Hey there, time traveller!
This article was published 28/4/2011 (1950 days ago), so information in it may no longer be current.
It's too late now to partake of the tea and scones special during the TV broadcast of the royal wedding at Gizzy's -- that took place this morning, from 4:30 a.m. to 7 a.m., and dressy hats were to be de rigueur. However it's not too late to partake of some of Gizzy's more substantial British classics. There are only a few of them so far -- that part of the menu is still a work in progress -- but those few are delicious, and they are what the stars are for.
It's a rambling kind of place, with a bar off to one side, a game room off to another, a patio out front and a dining room with no particular decor. It doesn't have the cosy charm of the now-closed Brit Cafe, but there are aspects of British good humour in the knick-knacks that adorn almost every spare inch of space -- teapots, cartoons, pottery, a wacky picture of the Queen, winking. In fact, it abounds in cheerfulness, an ambience augmented by the friendly owner-cum-waitress.
That English accent belongs to Sally Mann, and it should sound familiar to one-time habitués of The Brit Cafe, since she is the former owner. Joining her here is chef Kelly Hiebert, also formerly of The Brit, and those anglophiles who have been writing me to mourn that restaurant's demise can find some of its cherished specialties here. In any case, Mann and Hiebert have been at Gizzy's only since January, and they plan to work on both the decor and the menu. Very shortly there will also be such items as sausage rolls, Cornish pasties, Scotch eggs, steak-and-kidney pie and curries, as well as a Friday all-you-can-eat fish and chips buffet. Also, possibly, a Sunday roast-beef buffet.
Breakfasts are served from 11 a.m. until 4 p.m. The rest of the menu is available at both lunch and dinner, and lists such standard (unsampled) fare as burgers, sandwiches and such (most $3.95 to $6.95). But featured among the dinners is the pub grub that had lured me to Gizzy's, priced from $10.95 to $14.95, including soup or salad. All I tried were exemplary, frequently so generous some diners might want to opt for the seniors' portions, at $6.95 to $7.95. Even if they aren't seniors (yes, it's allowed).
The presentation of Toad in the Hole was impressively attractive, the tender, eggy Yorkshire pudding puffed up over a big, juicy banger, and bathed in a gravy that was light in both taste and texture (roast beef can be an alternative to the sausage, if wished). Bangers and mash also came with the same light gravy (but no mustard, although it's there for the asking).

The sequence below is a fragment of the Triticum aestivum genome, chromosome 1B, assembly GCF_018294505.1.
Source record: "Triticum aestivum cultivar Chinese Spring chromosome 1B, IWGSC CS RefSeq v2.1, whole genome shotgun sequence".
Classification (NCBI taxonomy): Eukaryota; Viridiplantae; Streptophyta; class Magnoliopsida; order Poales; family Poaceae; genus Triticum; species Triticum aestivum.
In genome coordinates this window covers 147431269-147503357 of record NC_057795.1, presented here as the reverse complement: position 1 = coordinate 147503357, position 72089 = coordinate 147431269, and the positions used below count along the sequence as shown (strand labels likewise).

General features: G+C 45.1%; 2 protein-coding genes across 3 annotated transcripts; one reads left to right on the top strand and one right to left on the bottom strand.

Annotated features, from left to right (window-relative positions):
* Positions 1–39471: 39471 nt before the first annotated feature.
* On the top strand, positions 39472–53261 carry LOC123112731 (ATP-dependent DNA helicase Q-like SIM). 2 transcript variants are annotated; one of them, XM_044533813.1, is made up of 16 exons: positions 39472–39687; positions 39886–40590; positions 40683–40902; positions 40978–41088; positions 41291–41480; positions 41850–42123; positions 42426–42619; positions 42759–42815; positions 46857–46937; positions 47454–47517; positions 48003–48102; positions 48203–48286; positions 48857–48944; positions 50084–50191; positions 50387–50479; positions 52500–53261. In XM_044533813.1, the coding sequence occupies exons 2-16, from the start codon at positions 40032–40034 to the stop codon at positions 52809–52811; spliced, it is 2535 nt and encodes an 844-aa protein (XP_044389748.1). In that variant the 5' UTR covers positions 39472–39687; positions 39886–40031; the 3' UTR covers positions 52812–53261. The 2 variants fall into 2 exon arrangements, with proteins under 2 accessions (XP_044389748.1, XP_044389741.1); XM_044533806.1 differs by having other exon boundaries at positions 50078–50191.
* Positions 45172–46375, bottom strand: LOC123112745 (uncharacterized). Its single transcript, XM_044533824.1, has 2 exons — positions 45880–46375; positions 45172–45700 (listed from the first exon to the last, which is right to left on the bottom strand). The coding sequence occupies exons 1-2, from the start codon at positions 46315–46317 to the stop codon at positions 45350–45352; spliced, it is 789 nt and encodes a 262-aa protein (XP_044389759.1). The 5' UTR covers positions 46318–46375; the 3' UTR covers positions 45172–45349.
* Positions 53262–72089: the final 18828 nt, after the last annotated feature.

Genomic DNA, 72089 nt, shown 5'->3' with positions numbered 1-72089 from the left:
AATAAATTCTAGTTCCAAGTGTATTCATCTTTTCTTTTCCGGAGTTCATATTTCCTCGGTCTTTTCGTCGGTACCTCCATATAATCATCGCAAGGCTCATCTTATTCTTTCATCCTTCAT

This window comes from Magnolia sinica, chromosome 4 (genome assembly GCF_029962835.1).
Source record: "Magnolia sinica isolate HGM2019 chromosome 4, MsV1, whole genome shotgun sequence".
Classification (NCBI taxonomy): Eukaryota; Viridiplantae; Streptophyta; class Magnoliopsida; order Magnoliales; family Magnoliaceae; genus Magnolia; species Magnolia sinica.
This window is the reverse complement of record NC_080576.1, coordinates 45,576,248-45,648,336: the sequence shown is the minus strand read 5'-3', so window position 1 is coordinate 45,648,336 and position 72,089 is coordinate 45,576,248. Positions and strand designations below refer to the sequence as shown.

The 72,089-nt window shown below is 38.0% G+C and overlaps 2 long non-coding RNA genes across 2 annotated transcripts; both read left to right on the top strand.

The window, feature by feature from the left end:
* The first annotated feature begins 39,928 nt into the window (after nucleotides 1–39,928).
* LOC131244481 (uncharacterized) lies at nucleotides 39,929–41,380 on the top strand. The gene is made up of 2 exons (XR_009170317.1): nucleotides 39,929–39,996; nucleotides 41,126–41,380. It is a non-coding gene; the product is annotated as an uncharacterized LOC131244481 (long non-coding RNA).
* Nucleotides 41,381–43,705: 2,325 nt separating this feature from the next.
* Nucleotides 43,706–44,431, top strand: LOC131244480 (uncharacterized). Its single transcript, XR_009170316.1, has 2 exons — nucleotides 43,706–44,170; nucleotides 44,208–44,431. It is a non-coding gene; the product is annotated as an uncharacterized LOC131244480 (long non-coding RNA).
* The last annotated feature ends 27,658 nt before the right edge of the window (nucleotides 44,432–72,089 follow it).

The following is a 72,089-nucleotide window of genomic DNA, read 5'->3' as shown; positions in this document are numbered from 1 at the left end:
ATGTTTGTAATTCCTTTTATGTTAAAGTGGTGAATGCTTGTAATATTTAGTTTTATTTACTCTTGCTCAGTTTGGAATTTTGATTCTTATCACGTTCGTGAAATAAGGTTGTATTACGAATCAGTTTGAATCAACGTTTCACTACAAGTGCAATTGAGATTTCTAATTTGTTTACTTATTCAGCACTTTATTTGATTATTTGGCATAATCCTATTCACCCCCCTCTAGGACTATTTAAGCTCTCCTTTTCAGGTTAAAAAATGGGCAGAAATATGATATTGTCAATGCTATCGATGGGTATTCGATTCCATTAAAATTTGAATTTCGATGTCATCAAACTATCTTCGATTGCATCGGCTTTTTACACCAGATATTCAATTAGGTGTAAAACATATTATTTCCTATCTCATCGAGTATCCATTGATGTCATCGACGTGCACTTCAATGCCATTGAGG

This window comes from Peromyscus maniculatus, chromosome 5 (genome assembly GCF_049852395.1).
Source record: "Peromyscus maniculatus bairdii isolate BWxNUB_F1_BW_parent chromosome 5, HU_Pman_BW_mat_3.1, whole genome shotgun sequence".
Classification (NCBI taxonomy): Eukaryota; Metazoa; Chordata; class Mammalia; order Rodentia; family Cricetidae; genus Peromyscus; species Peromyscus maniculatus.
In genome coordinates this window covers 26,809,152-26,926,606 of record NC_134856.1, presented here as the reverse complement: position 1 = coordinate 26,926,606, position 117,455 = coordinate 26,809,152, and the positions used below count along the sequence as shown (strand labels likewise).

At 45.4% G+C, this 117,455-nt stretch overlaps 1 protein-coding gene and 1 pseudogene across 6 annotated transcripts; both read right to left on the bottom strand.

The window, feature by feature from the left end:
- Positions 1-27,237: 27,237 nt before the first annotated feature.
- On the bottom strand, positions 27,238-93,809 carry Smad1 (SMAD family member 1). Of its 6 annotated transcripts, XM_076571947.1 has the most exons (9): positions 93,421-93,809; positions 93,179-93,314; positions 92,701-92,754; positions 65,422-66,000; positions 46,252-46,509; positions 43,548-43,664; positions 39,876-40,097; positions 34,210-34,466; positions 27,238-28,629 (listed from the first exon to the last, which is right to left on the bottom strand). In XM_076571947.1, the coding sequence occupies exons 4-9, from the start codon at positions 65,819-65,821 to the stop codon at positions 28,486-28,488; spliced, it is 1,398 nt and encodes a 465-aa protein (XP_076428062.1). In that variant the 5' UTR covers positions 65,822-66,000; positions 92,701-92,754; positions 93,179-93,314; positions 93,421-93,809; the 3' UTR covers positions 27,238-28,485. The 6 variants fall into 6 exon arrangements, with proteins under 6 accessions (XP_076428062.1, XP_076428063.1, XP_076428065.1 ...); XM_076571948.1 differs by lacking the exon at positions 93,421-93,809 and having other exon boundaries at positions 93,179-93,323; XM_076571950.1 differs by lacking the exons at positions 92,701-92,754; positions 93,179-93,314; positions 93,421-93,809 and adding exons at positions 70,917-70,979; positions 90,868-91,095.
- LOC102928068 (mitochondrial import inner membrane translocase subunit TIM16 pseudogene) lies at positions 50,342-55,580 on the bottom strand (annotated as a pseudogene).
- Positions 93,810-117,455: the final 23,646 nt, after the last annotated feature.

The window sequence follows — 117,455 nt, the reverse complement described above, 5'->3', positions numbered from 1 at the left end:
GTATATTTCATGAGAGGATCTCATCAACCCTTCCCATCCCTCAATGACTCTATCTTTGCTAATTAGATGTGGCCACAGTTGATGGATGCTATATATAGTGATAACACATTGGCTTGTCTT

Naturally, there are fish and chips -- one or two pieces of cod or halibut or (our choice) a single, plate-filling slice of haddock in a thin and spectacularly crisp golden batter. With them, excellent fries, a tangy tartar sauce, and a superior coleslaw in an oil-and-vinegar dressing. And, of course, malt vinegar. Also, if bought for takeout they will be wrapped in newspaper.
The cottage pie is also gargantuan -- a bed of full-flavoured ground beef with peas and carrots, moistened by a gravy that delivers a kick of Worcestershire sauce, and topped by a blanket of mashed potatoes. It didn't need the side of frozen mixed veggies but (sigh) that's one durable British tradition some of us one-time expats remember.
Liver and onions aren't specifically British, but they are also well-prepared. Other (unsampled) entrees include barbecued ribs, a New York steak, Salisbury steak, shrimp and lemon pepper chicken. They were out of soup on my visit, but since Hiebert was the original owner of Soup Pierre (now also closed), chances are they will be very good. In any case, the salad of fresh greens with orange slices and cranberries in a honey-balsamic vinaigrette was lovely.
There are only a few starters but among them is a surprising and wonderful exception to the mainly down-to-earth comfort foods -- the chili cream dumplings (eight for $6.95), plump, meaty ones in an only slightly gingery sauce dotted by bits of tomato and onion. They're a reflection of Hiebert's early experience as co-chef at La Scala, and so good one hopes he will eventually add a few more such elegant touches to the menu.
Service is friendly and helpful. There are three imported brews among the standard beers (none on tap), as well as two Mission Ridge wines. Tea comes in teabags only, and there were no house-made desserts on my visit, although there will be shortly. Scones are usually available, and dare one hope for spotted dick in the future? Or sticky toffee pudding? Or bread and butter pudding? According to Sally Mann (who does the baking), yes.
To see the location of this restaurant as well as others reviewed in the Winnipeg Free Press, please see the map below.